Behavioral Ecology and Sociobiology

, Volume 42, Issue 4, pp 263–271

Chemically mediated avoidance of a predatory odonate (Anaxjunius) by American toad (Bufoamericanus) and wood frog (Ranasylvatica) tadpoles

  • James Petranka
  • Laura Hayes

DOI: 10.1007/s002650050438

Cite this article as:
Petranka, J. & Hayes, L. Behav Ecol Sociobiol (1998) 42: 263. doi:10.1007/s002650050438


Predators can have significant nonlethal effects on prey by modifying prey behaviour through chemically mediated interactions. We examined behavioural responses of wood frog (Ranasylvatica) and American toad (Bufoamericanus) tadpoles to both direct and indirect chemical signals associated with a predatory odonate (Anaxjunius). In laboratory trials, tadpoles of both species responded strongly to water conditioned with Anax nymphs by decreasing foraging rates, becoming immobile, and moving away from the stimulus. The responses to water conditioned with starved Anax versus Anax that fed on conspecific tadpoles did not differ significantly; these results suggest that tadpoles rely primarily on direct signals to detect odonates. Rana did not respond to water conditioned with conspecific tissue extracts, while Bufo responded with behaviours that were indistinguishable from those of tadpoles exposed to Anax chemicals. In a field experiment, the responses of R. sylvatica tadpoles to Anax chemicals were similar to those of tadpoles observed in the laboratory. Collectively, our data indicate that tadpoles of both species use chemical cues to assess predation risk from other community members. Tadpoles can selectively distinguish members who pose a threat, and only evacuate food patches or reduce foraging rates when in danger. These behaviours appear to be adaptive and are consistent with the predictions of optimality theory.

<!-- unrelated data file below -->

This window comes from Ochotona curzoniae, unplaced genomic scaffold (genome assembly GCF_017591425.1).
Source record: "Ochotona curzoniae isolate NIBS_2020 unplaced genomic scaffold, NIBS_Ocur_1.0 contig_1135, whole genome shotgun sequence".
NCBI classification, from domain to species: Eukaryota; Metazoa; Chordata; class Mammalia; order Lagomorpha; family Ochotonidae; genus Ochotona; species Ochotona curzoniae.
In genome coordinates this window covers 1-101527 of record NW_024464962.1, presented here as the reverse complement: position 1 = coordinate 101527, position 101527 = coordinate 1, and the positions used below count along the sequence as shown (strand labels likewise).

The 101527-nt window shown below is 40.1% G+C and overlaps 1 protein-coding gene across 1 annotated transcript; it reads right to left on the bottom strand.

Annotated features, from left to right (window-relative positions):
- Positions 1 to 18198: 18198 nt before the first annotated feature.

Key words Antipredator behaviour Chemical cues Foraging Odonates Tadpoles 

Copyright information

© Springer-Verlag Berlin Heidelberg 1998

Authors and Affiliations

  • James Petranka
    • 1
  • Laura Hayes
    • 1
  1. 1.Department of Biology, University of North Carolina, Asheville, NC 28804-3299, USA e-mail:, Fax: +(704) 251-6238US

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